FAAA welcomes AFCA decision to end Dixon Advisory membership

The Financial Advice Association Australia (FAAA) welcomes the decision by the board of directors of the Australian Financial Complaints Authority (AFCA) to propose ending the membership of Dixon Advisory (Dixons), from 30 June 2024 (noting the administrator of Dixons has 21 days to make a submission if it wishes).

AFCA’s position was confirmed in a letter from AFCA Chair Professor John Pollaers to FAAA Chair David Sharpe, responding to concerns the FAAA had raised with AFCA about Dixons’ continued membership.

FAAA CEO Sarah Abood said this is a fair and sensible decision, following months of relentless FAAA advocacy.

“The FAAA has been calling for Dixons’ membership of AFCA to be ended for some time. It has been extended twice, despite the fact the company went into administration in January 2022.  This meant that complaints by former clients could continue to be made and would continue to be eligible for compensation from the Compensation Scheme of Last Resort (CSLR), considerably increasing the potential cost of the scheme to financial advisers well beyond the actuarial estimates.” 

“Ending the membership of Dixons as proposed, effective on 30 June 2024, represents an appropriate and fair outcome for consumers, providing them with ample time to lodge a claim, as well as recognising that the profession is funding the compensation.”

Ms Abood said the FAAA is calling on the government to take further action as there is still considerable work to be done to ensure the funding model is sustainable.

“The FAAA supports the CSLR in principle, however a number of substantial problems remain with the way the scheme has been funded, which threaten its long-term viability.

“The burden should not fall on financial advisers who have done nothing wrong. It is economically impossible for the small business financial advice sector to underwrite the failures of large listed firms.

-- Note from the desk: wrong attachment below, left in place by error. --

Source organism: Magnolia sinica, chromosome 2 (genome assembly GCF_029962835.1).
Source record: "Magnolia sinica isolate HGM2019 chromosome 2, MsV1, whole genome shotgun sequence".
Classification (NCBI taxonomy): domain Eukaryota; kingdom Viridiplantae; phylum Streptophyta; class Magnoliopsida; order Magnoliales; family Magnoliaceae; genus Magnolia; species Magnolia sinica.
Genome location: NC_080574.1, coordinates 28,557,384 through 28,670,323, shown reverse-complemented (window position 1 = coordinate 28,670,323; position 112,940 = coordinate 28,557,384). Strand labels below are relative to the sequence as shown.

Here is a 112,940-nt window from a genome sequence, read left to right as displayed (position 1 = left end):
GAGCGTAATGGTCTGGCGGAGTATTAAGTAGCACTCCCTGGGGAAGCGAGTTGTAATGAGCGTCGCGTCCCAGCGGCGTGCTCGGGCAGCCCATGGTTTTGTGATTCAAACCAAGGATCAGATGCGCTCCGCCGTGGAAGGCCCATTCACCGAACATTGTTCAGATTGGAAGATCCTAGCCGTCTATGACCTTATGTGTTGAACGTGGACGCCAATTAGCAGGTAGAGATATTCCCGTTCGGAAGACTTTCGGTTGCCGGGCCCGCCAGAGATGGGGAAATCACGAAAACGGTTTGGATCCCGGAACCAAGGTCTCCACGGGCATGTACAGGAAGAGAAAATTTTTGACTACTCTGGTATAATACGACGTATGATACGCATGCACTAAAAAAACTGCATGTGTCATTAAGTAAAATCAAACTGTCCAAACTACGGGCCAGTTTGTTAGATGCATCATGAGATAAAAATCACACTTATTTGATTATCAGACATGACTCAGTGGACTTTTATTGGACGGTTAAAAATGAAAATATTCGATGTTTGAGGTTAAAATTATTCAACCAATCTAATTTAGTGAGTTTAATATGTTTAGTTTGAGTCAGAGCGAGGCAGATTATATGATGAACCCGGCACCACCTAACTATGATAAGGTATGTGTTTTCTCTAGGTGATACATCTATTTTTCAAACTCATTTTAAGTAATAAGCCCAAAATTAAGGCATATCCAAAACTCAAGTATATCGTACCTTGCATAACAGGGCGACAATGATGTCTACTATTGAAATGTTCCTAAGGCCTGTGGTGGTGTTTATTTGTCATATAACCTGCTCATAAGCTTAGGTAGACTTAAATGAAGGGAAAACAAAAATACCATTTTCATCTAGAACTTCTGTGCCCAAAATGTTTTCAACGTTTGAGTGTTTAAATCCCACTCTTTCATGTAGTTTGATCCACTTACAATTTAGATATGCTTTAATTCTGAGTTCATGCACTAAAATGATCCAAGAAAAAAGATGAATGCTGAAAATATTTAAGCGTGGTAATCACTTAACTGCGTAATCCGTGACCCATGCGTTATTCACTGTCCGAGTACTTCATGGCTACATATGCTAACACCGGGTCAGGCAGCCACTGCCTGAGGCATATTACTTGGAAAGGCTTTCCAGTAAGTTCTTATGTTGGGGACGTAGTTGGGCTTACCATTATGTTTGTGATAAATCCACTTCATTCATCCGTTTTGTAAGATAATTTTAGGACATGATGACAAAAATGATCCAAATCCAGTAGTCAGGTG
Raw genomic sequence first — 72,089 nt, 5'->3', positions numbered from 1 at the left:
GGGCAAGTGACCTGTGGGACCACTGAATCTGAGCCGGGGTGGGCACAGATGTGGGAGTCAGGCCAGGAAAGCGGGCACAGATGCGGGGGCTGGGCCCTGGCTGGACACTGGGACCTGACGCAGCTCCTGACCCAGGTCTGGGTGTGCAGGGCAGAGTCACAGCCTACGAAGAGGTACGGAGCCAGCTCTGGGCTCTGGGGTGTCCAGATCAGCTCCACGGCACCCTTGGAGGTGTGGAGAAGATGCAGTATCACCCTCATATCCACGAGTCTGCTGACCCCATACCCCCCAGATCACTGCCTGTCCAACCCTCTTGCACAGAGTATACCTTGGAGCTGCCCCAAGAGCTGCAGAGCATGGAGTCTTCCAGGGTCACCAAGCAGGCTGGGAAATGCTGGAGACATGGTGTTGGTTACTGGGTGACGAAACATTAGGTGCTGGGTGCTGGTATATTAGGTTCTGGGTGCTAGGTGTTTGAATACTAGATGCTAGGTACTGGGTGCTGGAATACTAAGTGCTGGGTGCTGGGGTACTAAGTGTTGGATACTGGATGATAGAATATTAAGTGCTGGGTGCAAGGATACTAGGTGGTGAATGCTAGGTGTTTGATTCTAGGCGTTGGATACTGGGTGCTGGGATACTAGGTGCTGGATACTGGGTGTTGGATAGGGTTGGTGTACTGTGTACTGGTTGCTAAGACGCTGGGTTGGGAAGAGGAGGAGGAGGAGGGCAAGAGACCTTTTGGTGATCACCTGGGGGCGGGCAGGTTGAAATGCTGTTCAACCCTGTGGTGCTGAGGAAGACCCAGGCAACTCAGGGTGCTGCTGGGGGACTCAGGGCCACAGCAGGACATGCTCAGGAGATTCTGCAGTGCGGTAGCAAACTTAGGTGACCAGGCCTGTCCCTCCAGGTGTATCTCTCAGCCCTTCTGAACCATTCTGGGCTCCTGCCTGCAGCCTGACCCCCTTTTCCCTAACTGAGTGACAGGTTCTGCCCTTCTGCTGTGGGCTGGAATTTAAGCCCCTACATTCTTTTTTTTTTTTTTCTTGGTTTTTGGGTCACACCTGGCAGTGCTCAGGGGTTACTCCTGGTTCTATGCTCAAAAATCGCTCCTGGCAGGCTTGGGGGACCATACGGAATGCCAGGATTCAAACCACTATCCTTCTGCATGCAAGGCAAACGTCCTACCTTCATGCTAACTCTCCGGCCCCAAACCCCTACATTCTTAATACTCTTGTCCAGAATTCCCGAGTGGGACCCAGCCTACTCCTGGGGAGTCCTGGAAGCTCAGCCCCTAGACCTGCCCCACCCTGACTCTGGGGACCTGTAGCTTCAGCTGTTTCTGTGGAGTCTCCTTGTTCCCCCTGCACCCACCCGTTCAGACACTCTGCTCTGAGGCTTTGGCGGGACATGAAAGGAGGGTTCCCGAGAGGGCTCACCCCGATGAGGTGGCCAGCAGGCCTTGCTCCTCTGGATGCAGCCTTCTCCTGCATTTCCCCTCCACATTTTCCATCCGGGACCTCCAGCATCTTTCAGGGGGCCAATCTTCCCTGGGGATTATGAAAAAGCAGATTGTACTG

“The CSLR has created a situation where companies can simply walk away from a failed subsidiary, leaving the rest of the sector to compensate clients.  This is a dangerous precedent and removes the consequences of poor or risk-taking decision making.

“It is disappointing that Minister Jones has not yet responded to the concerns the FAAA has been expressing on behalf of members since before the scheme launched, regarding the size and scope of the CSLR, and the unsustainable nature of its funding.

“Without changes to the funding model, the scheme is likely to further increase the cost of advice – through advisers either passing additional costs through to clients, or leaving the profession as a result of increased costs – further exacerbating the current demand/supply imbalance, and increasing the costs of those who remain, in a vicious cycle.

“We share a common goal with the government; to make high quality financial advice more affordable and accessible for consumers. The CSLR is one of the biggest threats to this goal and we will continue our campaign to ensure the scheme is set on a sustainable footing.”

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